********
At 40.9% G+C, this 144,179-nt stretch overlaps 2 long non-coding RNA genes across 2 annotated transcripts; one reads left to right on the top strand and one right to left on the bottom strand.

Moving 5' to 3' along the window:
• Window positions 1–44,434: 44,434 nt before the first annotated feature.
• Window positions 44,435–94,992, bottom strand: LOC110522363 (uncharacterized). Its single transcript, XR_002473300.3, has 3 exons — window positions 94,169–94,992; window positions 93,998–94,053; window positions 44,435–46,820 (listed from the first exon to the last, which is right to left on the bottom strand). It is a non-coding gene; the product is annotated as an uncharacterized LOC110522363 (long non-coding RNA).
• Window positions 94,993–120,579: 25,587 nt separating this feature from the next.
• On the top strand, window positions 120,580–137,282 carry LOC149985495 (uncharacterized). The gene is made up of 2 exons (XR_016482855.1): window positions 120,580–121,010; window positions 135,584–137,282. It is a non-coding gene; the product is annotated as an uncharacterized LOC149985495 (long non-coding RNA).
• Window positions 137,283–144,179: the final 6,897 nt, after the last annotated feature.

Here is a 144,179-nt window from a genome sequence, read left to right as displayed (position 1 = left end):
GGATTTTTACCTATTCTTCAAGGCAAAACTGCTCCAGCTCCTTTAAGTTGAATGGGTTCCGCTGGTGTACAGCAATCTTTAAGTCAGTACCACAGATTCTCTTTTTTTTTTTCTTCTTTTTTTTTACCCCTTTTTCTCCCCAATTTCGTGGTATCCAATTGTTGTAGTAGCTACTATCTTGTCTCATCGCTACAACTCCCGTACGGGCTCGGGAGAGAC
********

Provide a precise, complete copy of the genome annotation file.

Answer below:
At 40.9% G+C, this 144,179-nt stretch overlaps 2 long non-coding RNA genes across 2 annotated transcripts; one reads left to right on the top strand and one right to left on the bottom strand.

Moving 5' to 3' along the window:
• Window positions 1–44,434: 44,434 nt before the first annotated feature.
• Window positions 44,435–94,992, bottom strand: LOC110522363 (uncharacterized). Its single transcript, XR_002473300.3, has 3 exons — window positions 94,169–94,992; window positions 93,998–94,053; window positions 44,435–46,820 (listed from the first exon to the last, which is right to left on the bottom strand). It is a non-coding gene; the product is annotated as an uncharacterized LOC110522363 (long non-coding RNA).
• Window positions 94,993–120,579: 25,587 nt separating this feature from the next.
• On the top strand, window positions 120,580–137,282 carry LOC149985495 (uncharacterized). The gene is made up of 2 exons (XR_016482855.1): window positions 120,580–121,010; window positions 135,584–137,282. It is a non-coding gene; the product is annotated as an uncharacterized LOC149985495 (long non-coding RNA).
• Window positions 137,283–144,179: the final 6,897 nt, after the last annotated feature.

Here is a 144,179-nt window from a genome sequence, read left to right as displayed (position 1 = left end):
GGATTTTTACCTATTCTTCAAGGCAAAACTGCTCCAGCTCCTTTAAGTTGAATGGGTTCCGCTGGTGTACAGCAATCTTTAAGTCAGTACCACAGATTCTCTTTTTTTTTTTCTTCTTTTTTTTTACCCCTTTTTCTCCCCAATTTCGTGGTATCCAATTGTTGTAGTAGCTACTATCTTGTCTCATCGCTACAACTCCCGTACGGGCTCGGGAGAGAC